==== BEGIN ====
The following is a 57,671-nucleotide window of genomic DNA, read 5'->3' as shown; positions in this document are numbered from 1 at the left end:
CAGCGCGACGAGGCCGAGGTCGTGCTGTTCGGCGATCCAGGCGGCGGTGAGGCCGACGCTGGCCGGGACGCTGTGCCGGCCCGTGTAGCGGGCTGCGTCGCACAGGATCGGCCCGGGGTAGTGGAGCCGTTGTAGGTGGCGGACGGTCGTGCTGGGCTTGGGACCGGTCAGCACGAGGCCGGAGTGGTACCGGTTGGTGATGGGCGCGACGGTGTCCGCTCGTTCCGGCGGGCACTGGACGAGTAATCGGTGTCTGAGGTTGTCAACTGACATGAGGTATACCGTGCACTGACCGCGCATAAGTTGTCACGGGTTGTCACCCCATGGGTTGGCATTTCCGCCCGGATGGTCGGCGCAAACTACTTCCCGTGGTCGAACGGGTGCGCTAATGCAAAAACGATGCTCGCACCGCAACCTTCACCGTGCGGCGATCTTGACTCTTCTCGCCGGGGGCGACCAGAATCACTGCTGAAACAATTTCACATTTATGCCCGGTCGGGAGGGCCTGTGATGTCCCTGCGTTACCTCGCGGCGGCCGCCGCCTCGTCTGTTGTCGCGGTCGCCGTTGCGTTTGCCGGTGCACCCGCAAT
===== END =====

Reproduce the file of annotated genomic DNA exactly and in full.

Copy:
The following is a 57,671-nucleotide window of genomic DNA, read 5'->3' as shown; positions in this document are numbered from 1 at the left end:
CAGCGCGACGAGGCCGAGGTCGTGCTGTTCGGCGATCCAGGCGGCGGTGAGGCCGACGCTGGCCGGGACGCTGTGCCGGCCCGTGTAGCGGGCTGCGTCGCACAGGATCGGCCCGGGGTAGTGGAGCCGTTGTAGGTGGCGGACGGTCGTGCTGGGCTTGGGACCGGTCAGCACGAGGCCGGAGTGGTACCGGTTGGTGATGGGCGCGACGGTGTCCGCTCGTTCCGGCGGGCACTGGACGAGTAATCGGTGTCTGAGGTTGTCAACTGACATGAGGTATACCGTGCACTGACCGCGCATAAGTTGTCACGGGTTGTCACCCCATGGGTTGGCATTTCCGCCCGGATGGTCGGCGCAAACTACTTCCCGTGGTCGAACGGGTGCGCTAATGCAAAAACGATGCTCGCACCGCAACCTTCACCGTGCGGCGATCTTGACTCTTCTCGCCGGGGGCGACCAGAATCACTGCTGAAACAATTTCACATTTATGCCCGGTCGGGAGGGCCTGTGATGTCCCTGCGTTACCTCGCGGCGGCCGCCGCCTCGTCTGTTGTCGCGGTCGCCGTTGCGTTTGCCGGTGCACCCGCAAT